If you were to distill the internet and social media down into one positive, lasting legacy, it’s probably the fact that it has been the great leveler—a democratization of education. A few decades ago, you would’ve had to attend a (most likely expensive) film school to learn the ropes of filmmaking and it was pretty much the only way of networking and meeting like-minded creatives.
Nowadays, with social media especially, we’re able to follow filmmakers from all over the world with different backgrounds and at different stages in their careers. Suddenly, there’s an immense wealth of lessons to be learned from all the talent you can readily access on a phone in your pocket. But who to follow? And what can be learned? Below, we’re giving you 7 great answers to these questions – 7 accomplished, talented filmmakers who all have inspiring stories to tell and lessons to share.
Elaine McMillion Sheldon
photo by Jessica Earnshaw
If you’re a budding documentary filmmaker, Elaine McMillion Sheldon is someone you need to pay close attention to. Originally from the Appalachian region of the United States, Elaine is already an accomplished Academy Award-nominated and Peabody-winning documentary filmmaker and is someone who will go on to win as many awards as her middle name suggests. Notably, she’s directed two Netflix Original Documentaries, “Recovery Boys” and “Heroin(e)”, the latter of which was nominated for a 2018 Academy Award and won the 2018 Emmy for Outstanding Short Documentary.
Alongside Netflix, she’s also been commissioned for Frontline PBS, The Center for Investigative Reporting, The New York Times Op-Docs, TEDWomen, Field of Vision, and The Bitter Southerner.
More recently, her new feature-length film “King Coal” Premiered in the NEXT section of the 2023 Sundance Film Festival and is well worth watching. It’s a film that focuses on how difficult changes and powerful myths play a role in shaping our everyday realities, fears, and hopes – a creative rendering of the place she calls home and a creative departure that showcases a different side of her talents.
Along with a substantial, impressive body of work to study and analyze, there are also plenty of links to the interviews she’s done over the years, providing some great advice and learning for other documentary filmmakers. She even has a Skillshare course teaching you how to create a short documentary video portrait.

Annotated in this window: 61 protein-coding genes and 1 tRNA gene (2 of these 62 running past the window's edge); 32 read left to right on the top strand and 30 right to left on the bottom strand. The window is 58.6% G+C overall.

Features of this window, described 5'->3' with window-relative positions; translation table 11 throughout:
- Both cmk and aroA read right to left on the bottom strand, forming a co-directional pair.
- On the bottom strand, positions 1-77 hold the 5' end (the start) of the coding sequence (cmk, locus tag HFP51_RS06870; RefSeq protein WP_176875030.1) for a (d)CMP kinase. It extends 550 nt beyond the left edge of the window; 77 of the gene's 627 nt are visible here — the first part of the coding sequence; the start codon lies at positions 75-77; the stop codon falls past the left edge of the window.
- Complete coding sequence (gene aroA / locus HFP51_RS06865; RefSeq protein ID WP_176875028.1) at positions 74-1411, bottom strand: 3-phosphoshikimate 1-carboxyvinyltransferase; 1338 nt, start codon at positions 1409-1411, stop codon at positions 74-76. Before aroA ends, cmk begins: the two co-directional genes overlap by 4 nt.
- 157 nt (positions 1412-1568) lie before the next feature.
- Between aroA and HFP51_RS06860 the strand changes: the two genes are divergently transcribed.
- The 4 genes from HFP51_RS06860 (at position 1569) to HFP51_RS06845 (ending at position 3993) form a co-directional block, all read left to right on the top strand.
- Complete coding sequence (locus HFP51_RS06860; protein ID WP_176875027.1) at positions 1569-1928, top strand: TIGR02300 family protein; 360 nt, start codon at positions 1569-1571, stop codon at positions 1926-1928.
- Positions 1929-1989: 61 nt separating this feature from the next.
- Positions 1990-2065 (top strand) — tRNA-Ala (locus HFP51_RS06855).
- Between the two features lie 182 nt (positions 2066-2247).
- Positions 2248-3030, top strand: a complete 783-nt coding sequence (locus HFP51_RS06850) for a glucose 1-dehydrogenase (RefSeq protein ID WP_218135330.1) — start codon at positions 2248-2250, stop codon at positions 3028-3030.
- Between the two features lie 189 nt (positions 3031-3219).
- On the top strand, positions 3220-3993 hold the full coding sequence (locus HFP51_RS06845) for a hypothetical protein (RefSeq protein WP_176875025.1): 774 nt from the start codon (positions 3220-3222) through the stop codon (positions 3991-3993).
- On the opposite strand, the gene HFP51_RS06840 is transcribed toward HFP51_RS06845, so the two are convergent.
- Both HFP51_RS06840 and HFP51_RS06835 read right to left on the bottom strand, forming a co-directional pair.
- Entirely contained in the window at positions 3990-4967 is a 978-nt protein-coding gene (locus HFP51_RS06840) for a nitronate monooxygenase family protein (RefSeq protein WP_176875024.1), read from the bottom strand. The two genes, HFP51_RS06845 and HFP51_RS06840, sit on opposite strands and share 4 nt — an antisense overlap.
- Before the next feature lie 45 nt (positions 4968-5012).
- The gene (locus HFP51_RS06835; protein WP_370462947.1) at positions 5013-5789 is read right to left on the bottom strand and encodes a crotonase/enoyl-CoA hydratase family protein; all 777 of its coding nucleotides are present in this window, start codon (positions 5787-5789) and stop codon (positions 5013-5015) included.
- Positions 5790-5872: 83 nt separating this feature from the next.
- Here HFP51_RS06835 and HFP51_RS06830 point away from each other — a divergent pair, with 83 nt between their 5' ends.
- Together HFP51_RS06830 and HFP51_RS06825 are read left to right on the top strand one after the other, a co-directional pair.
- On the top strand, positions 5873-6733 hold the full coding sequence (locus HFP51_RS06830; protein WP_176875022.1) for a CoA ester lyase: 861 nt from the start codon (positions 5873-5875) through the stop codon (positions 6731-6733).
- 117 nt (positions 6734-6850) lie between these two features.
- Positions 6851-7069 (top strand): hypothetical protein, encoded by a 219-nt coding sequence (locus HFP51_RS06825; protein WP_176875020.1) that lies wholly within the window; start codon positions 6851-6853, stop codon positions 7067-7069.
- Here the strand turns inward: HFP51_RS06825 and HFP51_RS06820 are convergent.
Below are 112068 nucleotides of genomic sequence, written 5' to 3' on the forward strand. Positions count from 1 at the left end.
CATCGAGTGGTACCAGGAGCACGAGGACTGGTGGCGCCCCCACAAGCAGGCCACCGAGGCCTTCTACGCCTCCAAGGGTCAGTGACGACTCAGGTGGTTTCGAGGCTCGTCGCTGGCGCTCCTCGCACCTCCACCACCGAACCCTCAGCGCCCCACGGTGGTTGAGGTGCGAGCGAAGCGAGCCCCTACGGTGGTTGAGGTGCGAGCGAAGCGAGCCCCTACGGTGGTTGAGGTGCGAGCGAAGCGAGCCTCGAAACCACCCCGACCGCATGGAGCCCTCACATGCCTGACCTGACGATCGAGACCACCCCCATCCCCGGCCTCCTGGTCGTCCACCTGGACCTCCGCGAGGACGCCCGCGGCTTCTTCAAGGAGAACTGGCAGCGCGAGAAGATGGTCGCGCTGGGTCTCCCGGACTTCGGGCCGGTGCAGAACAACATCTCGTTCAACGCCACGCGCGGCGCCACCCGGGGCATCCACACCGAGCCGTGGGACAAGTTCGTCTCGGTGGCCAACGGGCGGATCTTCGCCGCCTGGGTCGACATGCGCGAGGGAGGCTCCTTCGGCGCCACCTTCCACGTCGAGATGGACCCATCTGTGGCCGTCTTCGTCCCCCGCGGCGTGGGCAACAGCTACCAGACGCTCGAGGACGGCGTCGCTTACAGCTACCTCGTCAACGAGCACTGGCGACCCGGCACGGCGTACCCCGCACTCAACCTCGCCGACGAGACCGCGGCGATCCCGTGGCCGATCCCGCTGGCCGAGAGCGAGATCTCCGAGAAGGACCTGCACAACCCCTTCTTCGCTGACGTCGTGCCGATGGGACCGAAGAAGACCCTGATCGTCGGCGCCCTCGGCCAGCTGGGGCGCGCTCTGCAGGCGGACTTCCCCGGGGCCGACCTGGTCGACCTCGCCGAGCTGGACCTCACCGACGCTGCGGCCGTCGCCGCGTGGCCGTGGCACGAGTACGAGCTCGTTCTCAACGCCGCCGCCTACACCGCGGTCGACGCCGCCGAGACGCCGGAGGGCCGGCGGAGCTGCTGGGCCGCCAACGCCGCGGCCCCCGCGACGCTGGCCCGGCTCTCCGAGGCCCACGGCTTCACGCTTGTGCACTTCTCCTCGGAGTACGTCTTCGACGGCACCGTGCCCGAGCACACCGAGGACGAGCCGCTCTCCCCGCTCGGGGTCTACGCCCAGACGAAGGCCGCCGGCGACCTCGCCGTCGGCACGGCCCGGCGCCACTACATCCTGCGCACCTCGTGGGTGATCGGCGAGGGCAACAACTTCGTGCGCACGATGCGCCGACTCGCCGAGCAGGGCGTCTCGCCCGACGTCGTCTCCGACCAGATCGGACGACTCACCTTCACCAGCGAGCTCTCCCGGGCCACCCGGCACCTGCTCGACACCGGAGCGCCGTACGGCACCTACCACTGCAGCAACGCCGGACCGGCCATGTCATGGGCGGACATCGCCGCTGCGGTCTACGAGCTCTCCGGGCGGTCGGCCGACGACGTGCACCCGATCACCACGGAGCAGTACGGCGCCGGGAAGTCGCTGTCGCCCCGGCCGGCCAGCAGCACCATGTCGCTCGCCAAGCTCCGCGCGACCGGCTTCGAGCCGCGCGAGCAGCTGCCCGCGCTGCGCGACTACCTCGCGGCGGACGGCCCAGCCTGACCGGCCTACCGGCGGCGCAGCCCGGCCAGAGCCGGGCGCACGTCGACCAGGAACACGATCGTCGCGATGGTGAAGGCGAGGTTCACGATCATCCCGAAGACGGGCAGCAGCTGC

When it comes to first-time documentary filmmakers on the rise, her advice is solid:
“Develop stamina and focus, and find something you can access over a period of time without a lot of resources. Making a documentary always takes longer than you think, and if you aren't passionate about following the twists, turns and lulls of nonfiction, you can burn out and give up. You have to care more about the topic, person, issue (etc) more than anyone else. You have to allow time (nothing can replace the progression of time) for the story to grow and evolve. You have to make time for research and creative ideation (watching other films and learning new ways of telling stories). You have to do the work when no one is watching and no one is funding it.
We documentary filmmakers are semi-delusional in that we believe so deeply in the stories we tell but often funders and distributors can't see the potential in our films until they see the finished product. Is this fair? No. But I recommend setting yourself up with stories that are easily accessible to you so that you can build trust and see a story develop deeply. Don't rush your nonfiction - allow the messiness of life to find its way in.”
Header image above Elaine McMillion Sheldong (photo credit: Jessica Earnshaw).
Kansas City writer and director Morgan Cooper is a rising star with a unique voice, clear vision, and passion for storytelling. As a YouTube comment attests to a behind-the-scenes video of his “U Shoot Videos?” Morgan is “the most calculated visionary I've ever witnessed. He is one of the few up-and-coming masters who has turned the entire production process into a craft of his own and absolutely owns it!”
That “U Shoot Videos” film won best feature at the 2020 Tribeca festival and also bagged a Vimeo Staff Pick Best of The Year Nomination and since then, he hasn’t looked back. With influences from fine art, jazz, and hip-hop to photographers such as Gordon Parks and Roy DeCarava, Morgan Cooper always wants his work “to be something that’s relatable. I always want people who may not have felt heard – I want to make them feel heard”.
Perhaps the most remarkable milestone in Cooper's career to date was the attention he gained from a trailer he made for a "faux" dramatized re-imagining of the 90s sitcom hit "Fresh Prince of Bel-Air." That short garnered the attention of Will Smith himself, and the rest, as they say, is history.
Cooper teamed up with Smith's Westbrook production to create a series based on the short for Peacock. Season 1 premiered February of last year, and season 2 air April of this year.
As you probably already know, the world of YouTube how-to filmmaking tutorial channels is well-stocked. But as always, the cream tends to rise to the top and Philadelphian-born Danny Gevirtz is a filmmaker who’s really stood out over the years. Like many others, Danny kickstarted his career as a director and cinematographer involved with commercial work, short documentaries, and branded content. Take a trawl through his portfolio and the talent is clear to see.
What makes Danny worth following is that in tandem with his commercial work, he started a YouTube channel – “a home for young filmmakers”. Here, he shares priceless insights and valuable lessons about every stage of the filmmaking process. From advice on gear and the creative process to how-to’s and in-depth breakdowns of his work, there’s a lot to be learned from this talented filmmaker who’s teaching what he lives and breathes.